A coroner has recommended that boaties should be warned about the dangers of smoking cannabis following an inquest into the deaths of two Southland men after a large wave hit their boat on January 3.
Shaun David Bethune, 23, and Lindsay James Cullen, 59, died near Ruapuke Island in Foveaux Strait.
In his written findings, coroner David Crerar said a toxicological analysis on both men showed traces of cannabis.
Mr Bethune's blood THC (tetrahydrocannabinol) level was consistent with his having smoked the equivalent of a single cannabis cigarette within about eight hours of his death.
While it was impossible to judge how the effects of cannabis had contributed to, or resulted in, their deaths, it was "unlikely that the consumption of cannabis enhanced the survival chances", he said.
"Both Shaun Bethune and Lindsay Cullen ended up in the water and whilst swimming to safety succumbed to the cold water conditions.
"The cause of each of their deaths was determined at autopsy to be hypothermia due to cold-water immersion."
Maritime New Zealand had programmes stating "water and alcohol don't mix", but an education programme warning those in boats not to smoke cannabis should be added.
"The effects of cannabis can decrease survivability in cold water."
The coroner said the survival of the other three people on the boat Extreme 1 - owner Barry Bethune, a farm manager, of Southland, and sisters Carol Saxton, sales manager, of Wellington, and Denise Zonneveld, nurse, of Southland - were "directly attributable" to Barry Bethune's insistence lifejackets be worn.
Mr Crerar said that after launching the 7.2m aluminium catamaran from Bluff on the evening of January 3, Barry Bethune "ensured that all persons on board donned lifejackets".
Navigating by observation, assisted by a chart plotter, he altered his course to cater to the swell, tides and wind-changed water conditions, providing for the most comfortable and safest ride.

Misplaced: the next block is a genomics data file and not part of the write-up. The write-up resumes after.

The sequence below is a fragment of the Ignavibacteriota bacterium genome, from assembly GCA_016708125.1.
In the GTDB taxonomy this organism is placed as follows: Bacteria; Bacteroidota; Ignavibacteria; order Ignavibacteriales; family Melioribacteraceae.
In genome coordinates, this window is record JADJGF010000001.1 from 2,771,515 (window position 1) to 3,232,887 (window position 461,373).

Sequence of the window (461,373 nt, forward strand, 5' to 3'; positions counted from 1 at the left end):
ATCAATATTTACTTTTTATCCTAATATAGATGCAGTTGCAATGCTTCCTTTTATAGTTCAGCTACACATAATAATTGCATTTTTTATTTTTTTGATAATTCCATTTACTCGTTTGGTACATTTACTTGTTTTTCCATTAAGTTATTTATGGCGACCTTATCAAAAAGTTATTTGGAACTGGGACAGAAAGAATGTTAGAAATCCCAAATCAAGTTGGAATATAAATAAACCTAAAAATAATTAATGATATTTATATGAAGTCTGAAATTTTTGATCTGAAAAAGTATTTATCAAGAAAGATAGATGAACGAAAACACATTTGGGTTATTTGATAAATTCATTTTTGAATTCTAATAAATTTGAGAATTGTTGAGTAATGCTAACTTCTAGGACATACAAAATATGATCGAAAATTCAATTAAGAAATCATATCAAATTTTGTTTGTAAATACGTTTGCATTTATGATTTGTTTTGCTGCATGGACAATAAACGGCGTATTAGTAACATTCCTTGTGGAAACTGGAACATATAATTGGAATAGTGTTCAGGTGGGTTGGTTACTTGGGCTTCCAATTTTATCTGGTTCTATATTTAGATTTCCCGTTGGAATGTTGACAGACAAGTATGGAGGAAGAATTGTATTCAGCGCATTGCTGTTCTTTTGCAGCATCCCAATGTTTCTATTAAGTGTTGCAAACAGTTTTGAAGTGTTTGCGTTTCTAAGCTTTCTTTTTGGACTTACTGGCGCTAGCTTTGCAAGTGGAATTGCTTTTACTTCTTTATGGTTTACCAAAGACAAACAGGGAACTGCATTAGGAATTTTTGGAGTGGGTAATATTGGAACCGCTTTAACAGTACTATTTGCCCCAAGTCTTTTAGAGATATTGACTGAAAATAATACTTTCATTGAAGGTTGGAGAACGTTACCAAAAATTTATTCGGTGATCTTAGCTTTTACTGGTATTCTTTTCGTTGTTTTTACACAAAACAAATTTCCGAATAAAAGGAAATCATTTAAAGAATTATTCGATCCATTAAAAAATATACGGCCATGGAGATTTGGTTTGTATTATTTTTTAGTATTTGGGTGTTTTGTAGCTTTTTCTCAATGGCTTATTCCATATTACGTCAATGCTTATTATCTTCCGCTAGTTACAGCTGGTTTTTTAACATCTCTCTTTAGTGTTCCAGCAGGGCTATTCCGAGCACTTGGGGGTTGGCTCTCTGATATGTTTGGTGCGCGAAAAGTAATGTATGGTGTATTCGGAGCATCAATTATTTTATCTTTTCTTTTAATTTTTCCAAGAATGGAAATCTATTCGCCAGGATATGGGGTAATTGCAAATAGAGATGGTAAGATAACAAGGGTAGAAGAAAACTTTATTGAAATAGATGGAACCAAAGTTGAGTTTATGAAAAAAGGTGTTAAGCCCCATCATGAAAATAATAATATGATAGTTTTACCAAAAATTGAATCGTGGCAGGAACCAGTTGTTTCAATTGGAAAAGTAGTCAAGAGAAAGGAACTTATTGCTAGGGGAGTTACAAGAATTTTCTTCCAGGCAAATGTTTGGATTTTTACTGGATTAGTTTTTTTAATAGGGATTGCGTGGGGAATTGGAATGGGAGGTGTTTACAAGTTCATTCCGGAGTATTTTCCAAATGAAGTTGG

"When Extreme 1 reached a position about two kilometres to the west of White Island, a large wave struck the rear and side of [the boat], causing it to turn upside down. When Barry Bethune had accounted for all his passengers in the water, he attempted to dive underneath the upturned [boat] in an attempt to recover the EPIRB [emergency beacon], which was hanging by a lanyard from the throttle."
Despite several attempts he could not access the cabin of the boat, with the group at that stage swimming and drifting eastwards, attempting to reach land. They drifted to about 300m off White Island, but the current was too strong to attempt a landing and the plan was adjusted.
Mr Crerar said that as the group approached a bay in Ruapuke Island, Ms Zonneveld saw a boat - Easy Rider - moored in the bay.
"It was about this time that Shaun Bethune showed signs of distress. The others saw that his eyes were closed and that he was turning blue."
Ms Zonneveld confirmed he had died and shortly after she checked on Mr Cullen. "He was 'white and non-responsive'. Barry Bethune also checked on Lindsay Cullen and they agreed that he had also died."
The remaining three then swam towards the Easy Rider and called for help. Barry Bethune tried to climb on board, but couldn't. However, their yelling raised the attention of people on shore.
"Rewai Karetai, the owner of Easy Rider, rowed out to the survivors in a small dinghy and assisted them to shore."
Mr Karetai and seven others died in Foveaux Strait two months later when the Easy Rider capsized and sank.
Mr Crerar said it was "significant" to record that, of the three survivors - who spent more than three hours in Foveaux Strait - Ms Zonneveld and Ms Saxton "survived best", thanks to the clothing they were wearing.
The women were dressed similarly, with Icebreaker singlets, long-sleeved polo-neck fleeced tops, woollen shirts, reflective jackets and beanies.
"Barry Bethune was suffering badly from the effects of his immersion ... He was not clothed as well as the other surviving passengers."